Romans 1:25–28 (NLT)
They traded the truth about God for a lie. So they worshiped and served the things God created instead of the Creator himself, who is worthy of eternal praise! Amen. That is why God abandoned them to their shameful desires. Even the women turned against the natural way to have sex and instead indulged in sex with each other. And the men, instead of having normal sexual relations with women, burned with lust for each other. Men did shameful things with other men, and as a result of this sin, they suffered within themselves the penalty they deserved.
Since they thought it foolish to acknowledge God, he abandoned them to their foolish thinking and let them do things that should never be done.

The point: Please be aware that this sin of homosexuality is not singled out as the worst or greatest sin in any way. Nor is it ever magnified as the sin that will destroy society, marriage, or our nation. In fact, the next three verses of this same passage list a number of sins that are treated as being in the same category as homosexuality. If you are going to take a stand of moral indignation against homosexuality, then you must take the same stand against these evil sins listed in the next three verses. You may be familiar with a few of them:

Romans 1:29–31 (NLT)
Their lives became full of every kind of wickedness, sin, greed, hate, envy, murder, quarreling, deception, malicious behavior, and gossip. They are backstabbers, haters of God, insolent, proud, and boastful. They invent new ways of sinning, and they disobey their parents. They refuse to understand, break their promises, are heartless, and have no mercy.

That’s right: greed, hate, envy, quarreling, deception, gossip, pride, boasting, disobeying your parents, breaking promises, not showing mercy. I haven’t heard very many sermons about those sins. I haven’t seen any of them condemned in protests by Christians nor in speeches by famous clergy. Why not?

Is gay marriage wrong? Is gay marriage against the law? Does the Bible condemn gay marriage?

Is gay marriage wrong? This is a new question. Only 50 years ago, this question would never have been asked by anyone anywhere. That is because for a gay marriage to occur, the two participants would have to be willing to publicly admit that they were homosexuals, and that was a very rare thing in the past. Now that those in the LGBT community are coming out, a logical extension of their public acknowledgement is a desire to commit to a relationship the way that others do.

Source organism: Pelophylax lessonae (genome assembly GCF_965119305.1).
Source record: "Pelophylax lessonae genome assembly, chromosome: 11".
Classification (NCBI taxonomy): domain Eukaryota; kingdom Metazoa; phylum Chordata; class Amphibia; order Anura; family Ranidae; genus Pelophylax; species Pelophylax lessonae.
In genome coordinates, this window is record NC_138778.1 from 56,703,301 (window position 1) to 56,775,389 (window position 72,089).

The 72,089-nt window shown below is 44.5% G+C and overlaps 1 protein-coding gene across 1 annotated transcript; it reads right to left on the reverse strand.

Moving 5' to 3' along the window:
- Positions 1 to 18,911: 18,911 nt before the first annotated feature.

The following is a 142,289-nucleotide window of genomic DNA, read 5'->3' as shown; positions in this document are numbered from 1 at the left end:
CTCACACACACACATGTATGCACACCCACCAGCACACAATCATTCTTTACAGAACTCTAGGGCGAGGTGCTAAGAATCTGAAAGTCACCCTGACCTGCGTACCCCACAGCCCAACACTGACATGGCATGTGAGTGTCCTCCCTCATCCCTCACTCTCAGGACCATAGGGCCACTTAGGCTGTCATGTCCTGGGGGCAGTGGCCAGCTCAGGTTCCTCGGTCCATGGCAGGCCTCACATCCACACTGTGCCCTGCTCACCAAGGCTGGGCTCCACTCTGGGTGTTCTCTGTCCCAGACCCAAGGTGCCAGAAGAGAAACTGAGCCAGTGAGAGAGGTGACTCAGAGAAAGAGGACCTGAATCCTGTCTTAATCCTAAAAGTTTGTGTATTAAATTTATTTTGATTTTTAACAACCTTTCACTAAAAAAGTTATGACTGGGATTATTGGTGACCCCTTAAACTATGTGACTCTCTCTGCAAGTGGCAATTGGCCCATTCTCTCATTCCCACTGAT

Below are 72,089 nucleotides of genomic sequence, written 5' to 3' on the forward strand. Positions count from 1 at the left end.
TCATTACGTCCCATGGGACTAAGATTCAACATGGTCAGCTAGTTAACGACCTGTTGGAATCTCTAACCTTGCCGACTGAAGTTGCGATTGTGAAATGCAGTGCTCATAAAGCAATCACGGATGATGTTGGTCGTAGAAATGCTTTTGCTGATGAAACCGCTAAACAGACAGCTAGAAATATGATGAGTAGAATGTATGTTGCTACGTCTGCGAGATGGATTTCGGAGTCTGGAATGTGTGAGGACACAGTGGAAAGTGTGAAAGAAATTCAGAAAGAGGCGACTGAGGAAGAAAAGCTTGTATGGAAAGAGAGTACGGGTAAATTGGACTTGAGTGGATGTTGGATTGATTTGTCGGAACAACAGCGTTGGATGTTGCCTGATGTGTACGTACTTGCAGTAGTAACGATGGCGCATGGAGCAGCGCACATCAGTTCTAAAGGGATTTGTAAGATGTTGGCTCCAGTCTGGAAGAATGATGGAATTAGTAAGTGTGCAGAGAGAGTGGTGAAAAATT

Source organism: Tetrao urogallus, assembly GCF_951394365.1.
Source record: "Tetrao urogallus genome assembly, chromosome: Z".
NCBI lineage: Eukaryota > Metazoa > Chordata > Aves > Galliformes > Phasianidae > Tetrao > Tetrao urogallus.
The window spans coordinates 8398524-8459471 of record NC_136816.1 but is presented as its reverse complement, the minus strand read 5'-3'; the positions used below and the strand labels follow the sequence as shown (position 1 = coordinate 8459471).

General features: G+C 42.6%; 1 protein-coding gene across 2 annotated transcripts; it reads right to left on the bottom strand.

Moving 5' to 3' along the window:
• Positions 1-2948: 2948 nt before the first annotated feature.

Is gay marriage aginst the law? In some states it is legal, in some states it is not. In some nations it is legal, in some nations it is not.

Does the Bible condemn gay marriage? Gay marriage is never mentioned in the Bible.

The point: Why then is Franklin Graham claiming Christians should boycott companies that publicly recognize gay marriages? Why does he claim that this single issue will destroy marriage in our nation? On what basis does he call this one thing “moral decay”?

Here is the problem: Jesus said some things about marriage. He said divorce was wrong. Have you heard any famous clergy protesting that divorce is destroying marriage in our country? Have you heard any sermons against divorce? How about St. Paul who spoke out against fornication and adultery? Are there any bakeries asking those getting married if they have had sex already and then refusing to make their cake? You see, there are actual scriptural passages about those sins. Yet no one is screaming from the rooftops that these things are destroying the moral center of our nation or destroying the institution of marriage. Instead, they have made gay marriage the single greatest harm known to man and the heart of everything evil (i exaggerate for effect). Christians seem to be wildly inconsistent by singling out only gay marriage.

Can a case be made that because homosexuality is sin, then as an extension, gay marriage enables or endorses that sin? I think it can. I also think that same case can be made for those issues specifically spoken about by Jesus and Paul: fornication, adultery and divorce.

What does John think?

I personally struggle with pride, greed, selfishness, and other sins. I am no less (nor more) a sinner than a homosexual is. Most importantly, I have a command from Jesus to love both my neighbors and my enemies.

Would the Jesus who dined with sinners and tax collectors boycott a company because of a policy that endorses sin? Can we call something sin and still love those who commit that sin? Can God look at me and my sins and still love me? Would showing sinners that God loves them be more Christlike than boycotts and protests?

1 John 4:7–10 (NLT)
Dear friends, let us continue to love one another, for love comes from God. Anyone who loves is a child of God and knows God. But anyone who does not love does not know God, for God is love.
God showed how much he loved us by sending his one and only Son into the world so that we might have eternal life through him. This is real love—not that we loved God, but that he loved us and sent his Son as a sacrifice to take away our sins.